The 1983 R100RS has the BMW Pulse Air system installed. This is a passive system with no active motors or moving parts. It sucks filtered air into the exhaust manifold in the heads to help burn any gasoline and to ensure low CO emissions. That said, according to Bob Fleischer’s information on the Pulse Air system, this increases the exhaust gas temperature and likely exacerbates wear of the valves and seats and could contribute to warped heads. The original valves and seats in 1983 had problems with valve recession due to excessive wear from the metallurgy BMW used to try and compensate for unleaded fuel.
For these reasons, I’m going to update the Pulse Air system and modify the air box so the valve train stays nice and cool. I purchased a smog kit from Rubber Chicken Racing Garage that has all the parts needed to complete this upgrade, shown below.
MAX BMW has a good exploded view diagram of the Pulse Air components in their parts fiche.
Remove the Air Intake Manifold
Filtered air is sucked from the air box into the exhaust manifold in the head via the air intake manifold. This is a metal tube with a rubber hose about mid-way along it’s length that connects to the air box next to the carburetor inlet and underneath the head behind the exhaust pipe nut.
I unscrew the nut at the air box to remove that end of the air intake manifold.
Then I hold onto the air valve while I remove the nut holding it to the airbox. The air valves are the two bronze color cylinders inside the air box connected together with plastic pipe as shown below.
When the air valve senses a high vacuum in the carburetor intake manifold, it opens to allow filtered air to be sucked down the air intake manifold into the exhaust manifold.
After removing the air intake manifold connections on both sides, I lift out the two air valves and their plastic tube.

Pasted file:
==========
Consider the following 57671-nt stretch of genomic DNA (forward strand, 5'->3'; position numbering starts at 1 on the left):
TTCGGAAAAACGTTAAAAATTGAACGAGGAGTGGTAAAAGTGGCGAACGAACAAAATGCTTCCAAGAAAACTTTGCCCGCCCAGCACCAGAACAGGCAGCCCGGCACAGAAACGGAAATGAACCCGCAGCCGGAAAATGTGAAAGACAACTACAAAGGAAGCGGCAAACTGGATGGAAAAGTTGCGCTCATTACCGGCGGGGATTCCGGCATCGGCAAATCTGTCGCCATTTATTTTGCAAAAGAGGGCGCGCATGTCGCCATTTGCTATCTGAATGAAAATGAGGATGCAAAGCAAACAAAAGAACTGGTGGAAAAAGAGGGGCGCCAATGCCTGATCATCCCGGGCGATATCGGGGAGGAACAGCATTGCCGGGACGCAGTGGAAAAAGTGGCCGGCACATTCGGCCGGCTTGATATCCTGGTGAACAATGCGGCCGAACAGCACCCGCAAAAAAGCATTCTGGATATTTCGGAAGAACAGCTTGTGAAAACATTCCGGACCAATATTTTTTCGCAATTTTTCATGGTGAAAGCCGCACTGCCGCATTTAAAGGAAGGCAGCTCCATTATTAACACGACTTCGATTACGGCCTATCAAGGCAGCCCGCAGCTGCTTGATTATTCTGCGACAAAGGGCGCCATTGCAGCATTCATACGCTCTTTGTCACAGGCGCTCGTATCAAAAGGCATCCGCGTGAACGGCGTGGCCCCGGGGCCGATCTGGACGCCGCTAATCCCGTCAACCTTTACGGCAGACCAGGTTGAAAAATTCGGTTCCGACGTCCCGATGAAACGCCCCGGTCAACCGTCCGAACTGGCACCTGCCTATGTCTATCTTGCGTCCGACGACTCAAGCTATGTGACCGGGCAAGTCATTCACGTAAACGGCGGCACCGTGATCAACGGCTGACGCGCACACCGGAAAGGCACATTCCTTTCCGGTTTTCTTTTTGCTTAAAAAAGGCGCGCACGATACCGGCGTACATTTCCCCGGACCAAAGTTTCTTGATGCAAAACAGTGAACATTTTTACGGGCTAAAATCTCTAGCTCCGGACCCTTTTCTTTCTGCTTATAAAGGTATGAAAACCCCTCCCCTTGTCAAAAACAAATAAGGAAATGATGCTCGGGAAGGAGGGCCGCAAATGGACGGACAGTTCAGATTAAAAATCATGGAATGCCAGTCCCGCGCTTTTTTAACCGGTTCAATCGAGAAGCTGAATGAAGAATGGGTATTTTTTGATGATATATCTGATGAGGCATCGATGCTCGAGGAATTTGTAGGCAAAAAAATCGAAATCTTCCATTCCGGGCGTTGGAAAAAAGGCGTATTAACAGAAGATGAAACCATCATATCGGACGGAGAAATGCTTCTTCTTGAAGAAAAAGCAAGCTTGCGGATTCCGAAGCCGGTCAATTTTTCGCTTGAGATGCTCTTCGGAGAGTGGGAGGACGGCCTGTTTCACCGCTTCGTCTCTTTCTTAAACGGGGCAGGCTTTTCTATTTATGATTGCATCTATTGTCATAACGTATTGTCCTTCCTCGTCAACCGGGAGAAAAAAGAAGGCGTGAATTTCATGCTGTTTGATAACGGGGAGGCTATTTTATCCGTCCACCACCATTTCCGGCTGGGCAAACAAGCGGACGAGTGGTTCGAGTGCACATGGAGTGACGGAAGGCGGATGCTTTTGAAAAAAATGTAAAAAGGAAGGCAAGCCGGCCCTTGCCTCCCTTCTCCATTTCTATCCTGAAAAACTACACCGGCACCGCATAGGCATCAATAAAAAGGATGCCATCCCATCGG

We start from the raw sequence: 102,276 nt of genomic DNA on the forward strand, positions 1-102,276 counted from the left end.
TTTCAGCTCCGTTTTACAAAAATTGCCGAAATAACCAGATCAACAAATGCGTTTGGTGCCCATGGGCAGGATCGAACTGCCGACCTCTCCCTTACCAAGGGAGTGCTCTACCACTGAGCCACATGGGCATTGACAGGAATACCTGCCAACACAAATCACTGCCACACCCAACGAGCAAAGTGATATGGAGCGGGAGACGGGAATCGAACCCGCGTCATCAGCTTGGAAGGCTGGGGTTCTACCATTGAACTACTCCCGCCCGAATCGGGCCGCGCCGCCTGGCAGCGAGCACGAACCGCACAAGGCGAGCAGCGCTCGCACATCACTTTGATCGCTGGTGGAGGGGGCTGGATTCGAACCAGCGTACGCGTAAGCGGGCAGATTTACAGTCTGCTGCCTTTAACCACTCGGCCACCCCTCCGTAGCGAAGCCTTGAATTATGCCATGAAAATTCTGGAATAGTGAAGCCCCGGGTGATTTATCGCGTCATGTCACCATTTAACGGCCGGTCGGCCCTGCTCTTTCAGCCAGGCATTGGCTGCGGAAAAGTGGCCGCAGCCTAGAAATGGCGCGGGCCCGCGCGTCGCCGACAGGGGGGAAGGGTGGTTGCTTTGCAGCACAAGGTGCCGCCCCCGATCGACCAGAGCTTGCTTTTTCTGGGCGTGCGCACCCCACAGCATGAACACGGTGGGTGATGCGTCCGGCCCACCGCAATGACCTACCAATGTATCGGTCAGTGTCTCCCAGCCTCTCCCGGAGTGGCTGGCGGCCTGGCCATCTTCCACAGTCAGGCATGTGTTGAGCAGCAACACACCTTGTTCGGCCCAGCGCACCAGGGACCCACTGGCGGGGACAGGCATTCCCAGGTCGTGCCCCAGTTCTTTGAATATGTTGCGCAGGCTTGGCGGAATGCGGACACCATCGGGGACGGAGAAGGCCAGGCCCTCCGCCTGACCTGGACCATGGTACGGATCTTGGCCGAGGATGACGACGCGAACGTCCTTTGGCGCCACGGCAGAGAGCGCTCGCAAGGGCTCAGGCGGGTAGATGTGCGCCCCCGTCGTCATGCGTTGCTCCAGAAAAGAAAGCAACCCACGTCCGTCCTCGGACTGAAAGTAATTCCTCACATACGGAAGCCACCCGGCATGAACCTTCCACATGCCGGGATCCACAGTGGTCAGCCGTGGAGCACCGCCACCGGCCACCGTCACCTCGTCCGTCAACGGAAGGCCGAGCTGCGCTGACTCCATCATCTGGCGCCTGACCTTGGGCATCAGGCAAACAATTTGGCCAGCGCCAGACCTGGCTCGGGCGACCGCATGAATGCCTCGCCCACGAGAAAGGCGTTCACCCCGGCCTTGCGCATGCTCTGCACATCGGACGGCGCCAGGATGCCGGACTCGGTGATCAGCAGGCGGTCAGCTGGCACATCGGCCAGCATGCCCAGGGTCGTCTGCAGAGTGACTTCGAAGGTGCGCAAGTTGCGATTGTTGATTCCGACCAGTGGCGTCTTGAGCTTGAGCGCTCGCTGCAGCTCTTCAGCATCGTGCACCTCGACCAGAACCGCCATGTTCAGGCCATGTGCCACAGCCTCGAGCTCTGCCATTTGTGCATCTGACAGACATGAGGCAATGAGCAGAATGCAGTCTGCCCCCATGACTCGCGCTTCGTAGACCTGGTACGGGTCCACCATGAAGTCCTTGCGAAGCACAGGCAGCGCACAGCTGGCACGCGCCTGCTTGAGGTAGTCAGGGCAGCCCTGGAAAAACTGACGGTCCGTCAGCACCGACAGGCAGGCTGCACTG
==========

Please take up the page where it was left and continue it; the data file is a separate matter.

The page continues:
Next, I remove the other end of the air intake manifold from the head.
This exposes a fitting in the head that I need to remove with a 22mm socket.
Mine unscrews very easily, but they can be stuck tight due to galling, and carbon build up in the exhaust manifold.
WARNING: Read Bob Fleischer’s write-up. This fitting often won’t budge and you can damage the aluminum threads in the head if it’s really stuck. Follow Bob’s other ways of upgrading the Pulse Air system if your fitting won’t come out easily.
Here is the air intake manifold and the plug that goes into the head.
Remove Oil Breather Hoses
The oil breather hoses are also inside the air box. One of mine has split so I am replacing both hoses. If yours are in good condition, you don’t have to touch them to upgrade the Pulse Air system as the oil breather is not part of this system.
Remove Carburetor Intake Manifold Vacuum Hoses
These hoses connect from the bottom of the carburetor and go into the airbox to a tee fitting. A single hose from the tee goes to the left side air valve. The intake manifold vacuum opens the air valves so filtered air can be pulled by the exhaust manifold vacuum into the exhaust manifold.
I pull the hoses back inside the top engine cover. When I rebuild the engine, I’ll pull the air box and completely remove them.
Capping Off Carburetors and Vacuum Hoses
The small screws with fiber washers fit into the threads inside the vacuum port on the carburetor. They can be removed to use carburetor balancing stix or gauges.
Capping Off Exhaust Manifold
The oil drain plug makes a perfect cap for the threaded hole in the exhaust manifold. I snugged this up and will check it again after I ride the bike to be sure it stays put. Due to the high heat of the head near the exhaust valve, I don’t think using Locktite would do much good as the plastic will likely become liquid.
Capping Air Intake Manifold Port in Air Box
The timing rubber plug fits nicely into the hole in the air box for the other end of the air intake manifold. I put a bit of silicone seal on it to ensure it doesn’t pop out. That would let unfiltered air into the carburetor and the engine.
Install Air Filter on Air Box
The last part of the work is to install the new air filter on top of the air box. Note that the bottom of the filter has rounded and square corners which match those on the air box.
The air box cover clips come off easily. One end hooks into the bracket on the air box and is easy to install by moving the top out of the way and then holding the clip it so it’s rotated toward the inside of the air box and pushing up on the clip. When it clears the bracket, rotate it towards you.